June 2020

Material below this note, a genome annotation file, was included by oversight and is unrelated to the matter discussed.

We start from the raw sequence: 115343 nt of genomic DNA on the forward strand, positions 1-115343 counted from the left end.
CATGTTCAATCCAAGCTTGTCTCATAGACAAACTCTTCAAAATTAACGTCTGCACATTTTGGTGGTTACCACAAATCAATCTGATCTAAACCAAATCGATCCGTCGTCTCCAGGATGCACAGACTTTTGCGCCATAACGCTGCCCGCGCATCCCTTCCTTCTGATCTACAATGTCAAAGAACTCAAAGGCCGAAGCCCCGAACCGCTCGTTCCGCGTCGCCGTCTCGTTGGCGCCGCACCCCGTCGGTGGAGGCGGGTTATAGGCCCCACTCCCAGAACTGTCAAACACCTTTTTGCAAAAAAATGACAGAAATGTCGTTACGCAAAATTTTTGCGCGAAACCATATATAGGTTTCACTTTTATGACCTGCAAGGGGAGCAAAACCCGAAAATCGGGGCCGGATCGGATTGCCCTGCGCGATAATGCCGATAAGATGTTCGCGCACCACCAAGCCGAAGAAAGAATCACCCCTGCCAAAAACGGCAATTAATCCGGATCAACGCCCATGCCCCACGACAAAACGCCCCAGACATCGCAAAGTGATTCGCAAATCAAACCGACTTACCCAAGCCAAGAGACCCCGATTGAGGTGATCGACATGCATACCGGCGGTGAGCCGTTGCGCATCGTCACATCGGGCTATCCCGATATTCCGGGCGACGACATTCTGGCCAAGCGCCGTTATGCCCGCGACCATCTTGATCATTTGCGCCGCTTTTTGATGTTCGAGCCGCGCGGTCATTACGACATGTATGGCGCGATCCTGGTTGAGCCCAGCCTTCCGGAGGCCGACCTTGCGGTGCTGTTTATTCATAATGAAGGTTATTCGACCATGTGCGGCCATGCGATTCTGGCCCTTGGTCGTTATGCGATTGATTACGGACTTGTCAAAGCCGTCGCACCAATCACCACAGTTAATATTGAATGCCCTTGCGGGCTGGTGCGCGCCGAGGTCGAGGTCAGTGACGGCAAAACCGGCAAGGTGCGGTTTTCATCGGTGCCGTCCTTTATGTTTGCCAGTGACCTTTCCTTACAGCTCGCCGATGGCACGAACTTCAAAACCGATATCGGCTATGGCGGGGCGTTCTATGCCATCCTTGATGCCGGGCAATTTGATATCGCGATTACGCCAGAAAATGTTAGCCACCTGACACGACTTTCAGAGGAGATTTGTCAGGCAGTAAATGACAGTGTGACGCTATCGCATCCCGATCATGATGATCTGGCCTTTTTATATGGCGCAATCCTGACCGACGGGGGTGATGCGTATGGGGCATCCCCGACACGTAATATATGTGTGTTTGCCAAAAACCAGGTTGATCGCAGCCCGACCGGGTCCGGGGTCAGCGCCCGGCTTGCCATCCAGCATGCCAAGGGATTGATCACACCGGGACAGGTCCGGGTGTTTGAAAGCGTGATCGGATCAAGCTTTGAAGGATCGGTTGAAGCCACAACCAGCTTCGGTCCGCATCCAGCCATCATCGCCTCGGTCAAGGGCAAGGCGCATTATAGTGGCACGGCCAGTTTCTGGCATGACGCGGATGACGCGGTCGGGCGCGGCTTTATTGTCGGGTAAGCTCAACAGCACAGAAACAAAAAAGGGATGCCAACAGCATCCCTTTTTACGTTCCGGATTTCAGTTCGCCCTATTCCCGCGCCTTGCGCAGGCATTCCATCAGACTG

Page A16 JUNE 2020 FUNERAL HOME & CEMETERY NEWS S ec t i on A By Matt Black Embalming Tips & Tools The Challenges of Embalming (Continued) We first must look at case analysis. All embalming starts here. A key area that seems to be almost forgot- ten is the disinfection stage. Once the transfer has taken place, treat the body with a topical disinfectant. ALWAYS remember that prior to moving the body from the place of death, the mouth area should be covered and the mouth and nose treated with topical disinfectant. This protocol is for the safety of the transfer team. The risk of TB being spread through the air by infectious aerosols is possi- ble. John Hopkins Medical Institute published an ar- ticle January 26, 2000 about a mortician becoming in- fected with TB from a cadaver. (hopkinsmedicine.org, Baltimore City Health Dept., CDC, and National In- stitute of Health) No one wants to be breathing in the same air that is passing out of the deceased’s lungs as you position and move them. I like to position the body on body rest positioners if possible. These body positioners will reduce the pres- sure points caused by placing the body directly on a table. I also use another technique, the Semi-Fowler position. This will help to aid in distribution and al- low for cleanup. Remember to always aim for three levels—head highest level, chest medium level and feet the lowest level. Keep the head up, elevate the hands, and slightly tilt the table. Common practice is to set the features and treat the eye, nose, and mouth with high level disinfectant spray at this point. A popular technique is to flush the nasal passage and the back of throat with warm water. This an earlobe. We see this same unnatural appearance of the earlobe due to gravity – when patients have been hospitalized for a long time or bed-ridden. The ear lobe droops towards the rear. Edema caused by pres- sure from a pillow or severe gross edema will affect the ear lobe as well. It is advantageous to correct the abnormal issue with the earlobe prior to embalming. If we do not, the em- balming process will fixate the tissue, resulting in a noticeable distortion. A simple way to straighten the earlobe is to apply Kaloform or Kalip to webril or cot- ton and place this behind the ear lobes. Changes may be made post embalming, but it’s normally more dif- ficult and less likely to look natural in appearance. will help to flush blood and mucous that if left untreated can cause odor problems. Afterwards a reapplication of high-level disinfectant spray to this area is recommended. Another popular technique is to pack the back of the throat with webril saturated with a high-level disinfec- tant spray, then with dry webril. The nose and throat may be sealed using mastic compound, webril and absorbent powder after you have completed your embalming. If purge is expected I usually do a temporary mouth closure and treat these areas after embalming. Allow the body to purge, just remember to cover the face with mas- sage cream or Humectant arterial solution spray. This will help with purge from the stomach that could have acid. An area frequently overlooked prior to embalming is the ears. Correcting un-natural issues prior to embalm- ing, will result in less work later. Earlobes are made of skin and fatty tissue. Earlobes are strong and flexible, un- like rest of your ear that is cartilage. Earlobes can be ei- ther attached or detached. This is a genetic, not a health or appearance issue. [Some earlobe trivia: your earlobes never stop growing, but by the time you are 9 years old your ears are 90% of their full size. Gravity will cause your earlobes to elongate over time. The world’s longest ear lobes are a whopping 5 inches.] At some point we all encounter un-natural appearing ears. These un-natural conditions can result from illness, trauma, emaciation, and edema, but death and gravity are frequent causes of an unnatural appearing ear. The time lapse between death and embalming, combined with the effects of refrigeration and gravity, play havoc on Matt Black has been a licensed funeral director and embalmer in the State of Pennsylvania for over 20 years. He represents The Dodge Company in Central and Western Pennsylvania. In addi- tion to being a graduate of the Pittsburgh Institute of Mortu- ary Science, Matt also holds degrees in Bio-Medical Engineering Technology and Industrial Management. Matt has also attended the Fountain National Academy of Professional Embalming Skills, Springfield, MO, and is licensed in eye and corneal enucleation. He has presented at Dodge Embalming Seminars as well as numer- ous local seminars in Pennsylvania. He can be reached by email at mblack@Dodgeco.com. FUNERAL HOME & CEMETERY NEWS www.nomispublications.com Monthly Columns online at Market Research by MKJ Marketing Volume down and you don’t knowwhy? © 2020 MKJ Marketing 1-888-MKJ-1566 www.mkjmarketing.com Glenn Gould CEO, MKJ Marketing Bay Memorials 321 S. 15 th St. • Escanaba, MI 49829 • (906) 786-2609 • Fax (906) 786-2692 Zerbel’s www.baymemorialsbabycaskets.com PROPORTIONALLY SIZED FOR MISCARRIED, STILLBORN & NEWBORN BABIES Burial Cradle caskets SM Available in 10”, 20”, 30” allowing you to tastefully care for even the smallest baby with all the compassion every parent desires for as low as $46.00 EDWARDSVILLE, IL - (R to L) Michael D. Weber, W. Edward Rodney, Brandon M. Rodney, and Chelsea L. Pottorff of Weber and Rodney Funeral Home are shown taking delivery of their new Cadillac Heritage Hearse, built and sold by (R) John Muster of Muster Coaches. 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